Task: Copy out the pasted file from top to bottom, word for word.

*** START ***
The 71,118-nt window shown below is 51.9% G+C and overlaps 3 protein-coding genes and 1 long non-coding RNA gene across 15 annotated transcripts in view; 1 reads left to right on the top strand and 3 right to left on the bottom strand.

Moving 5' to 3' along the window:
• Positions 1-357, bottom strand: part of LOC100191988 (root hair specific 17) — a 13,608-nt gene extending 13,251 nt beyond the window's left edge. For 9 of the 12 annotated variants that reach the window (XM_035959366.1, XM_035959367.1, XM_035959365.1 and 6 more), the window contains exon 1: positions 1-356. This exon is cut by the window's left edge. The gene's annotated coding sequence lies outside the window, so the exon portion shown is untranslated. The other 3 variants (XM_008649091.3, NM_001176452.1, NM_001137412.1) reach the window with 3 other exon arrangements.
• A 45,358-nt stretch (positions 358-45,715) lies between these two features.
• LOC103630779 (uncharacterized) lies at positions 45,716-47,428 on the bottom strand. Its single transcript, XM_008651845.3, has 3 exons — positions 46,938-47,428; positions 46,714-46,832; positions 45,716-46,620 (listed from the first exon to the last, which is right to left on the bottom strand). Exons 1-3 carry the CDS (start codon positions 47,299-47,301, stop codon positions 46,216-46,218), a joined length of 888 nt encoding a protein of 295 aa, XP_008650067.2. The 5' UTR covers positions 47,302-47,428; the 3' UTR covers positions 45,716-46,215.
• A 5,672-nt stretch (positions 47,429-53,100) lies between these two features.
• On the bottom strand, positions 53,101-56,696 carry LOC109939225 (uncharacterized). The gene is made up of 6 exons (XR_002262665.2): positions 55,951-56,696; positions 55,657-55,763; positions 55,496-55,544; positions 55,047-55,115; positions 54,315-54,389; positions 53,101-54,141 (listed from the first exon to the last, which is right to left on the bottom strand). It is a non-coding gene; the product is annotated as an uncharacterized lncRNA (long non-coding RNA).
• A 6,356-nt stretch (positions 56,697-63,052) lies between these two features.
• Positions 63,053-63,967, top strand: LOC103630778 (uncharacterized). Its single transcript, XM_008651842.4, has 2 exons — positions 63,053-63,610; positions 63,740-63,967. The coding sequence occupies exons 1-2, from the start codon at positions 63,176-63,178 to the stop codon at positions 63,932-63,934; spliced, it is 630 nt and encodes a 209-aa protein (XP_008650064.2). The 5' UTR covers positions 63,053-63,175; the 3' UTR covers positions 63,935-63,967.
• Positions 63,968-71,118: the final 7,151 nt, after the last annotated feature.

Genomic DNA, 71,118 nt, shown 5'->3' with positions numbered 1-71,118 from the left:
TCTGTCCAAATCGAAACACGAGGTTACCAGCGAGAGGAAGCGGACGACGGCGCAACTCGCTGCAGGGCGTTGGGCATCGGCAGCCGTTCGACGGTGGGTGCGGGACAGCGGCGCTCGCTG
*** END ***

The 71,118-nt window shown below is 51.9% G+C and overlaps 3 protein-coding genes and 1 long non-coding RNA gene across 15 annotated transcripts in view; 1 reads left to right on the top strand and 3 right to left on the bottom strand.

Moving 5' to 3' along the window:
• Positions 1-357, bottom strand: part of LOC100191988 (root hair specific 17) — a 13,608-nt gene extending 13,251 nt beyond the window's left edge. For 9 of the 12 annotated variants that reach the window (XM_035959366.1, XM_035959367.1, XM_035959365.1 and 6 more), the window contains exon 1: positions 1-356. This exon is cut by the window's left edge. The gene's annotated coding sequence lies outside the window, so the exon portion shown is untranslated. The other 3 variants (XM_008649091.3, NM_001176452.1, NM_001137412.1) reach the window with 3 other exon arrangements.
• A 45,358-nt stretch (positions 358-45,715) lies between these two features.
• LOC103630779 (uncharacterized) lies at positions 45,716-47,428 on the bottom strand. Its single transcript, XM_008651845.3, has 3 exons — positions 46,938-47,428; positions 46,714-46,832; positions 45,716-46,620 (listed from the first exon to the last, which is right to left on the bottom strand). Exons 1-3 carry the CDS (start codon positions 47,299-47,301, stop codon positions 46,216-46,218), a joined length of 888 nt encoding a protein of 295 aa, XP_008650067.2. The 5' UTR covers positions 47,302-47,428; the 3' UTR covers positions 45,716-46,215.
• A 5,672-nt stretch (positions 47,429-53,100) lies between these two features.
• On the bottom strand, positions 53,101-56,696 carry LOC109939225 (uncharacterized). The gene is made up of 6 exons (XR_002262665.2): positions 55,951-56,696; positions 55,657-55,763; positions 55,496-55,544; positions 55,047-55,115; positions 54,315-54,389; positions 53,101-54,141 (listed from the first exon to the last, which is right to left on the bottom strand). It is a non-coding gene; the product is annotated as an uncharacterized lncRNA (long non-coding RNA).
• A 6,356-nt stretch (positions 56,697-63,052) lies between these two features.
• Positions 63,053-63,967, top strand: LOC103630778 (uncharacterized). Its single transcript, XM_008651842.4, has 2 exons — positions 63,053-63,610; positions 63,740-63,967. The coding sequence occupies exons 1-2, from the start codon at positions 63,176-63,178 to the stop codon at positions 63,932-63,934; spliced, it is 630 nt and encodes a 209-aa protein (XP_008650064.2). The 5' UTR covers positions 63,053-63,175; the 3' UTR covers positions 63,935-63,967.
• Positions 63,968-71,118: the final 7,151 nt, after the last annotated feature.

Genomic DNA, 71,118 nt, shown 5'->3' with positions numbered 1-71,118 from the left:
TCTGTCCAAATCGAAACACGAGGTTACCAGCGAGAGGAAGCGGACGACGGCGCAACTCGCTGCAGGGCGTTGGGCATCGGCAGCCGTTCGACGGTGGGTGCGGGACAGCGGCGCTCGCTG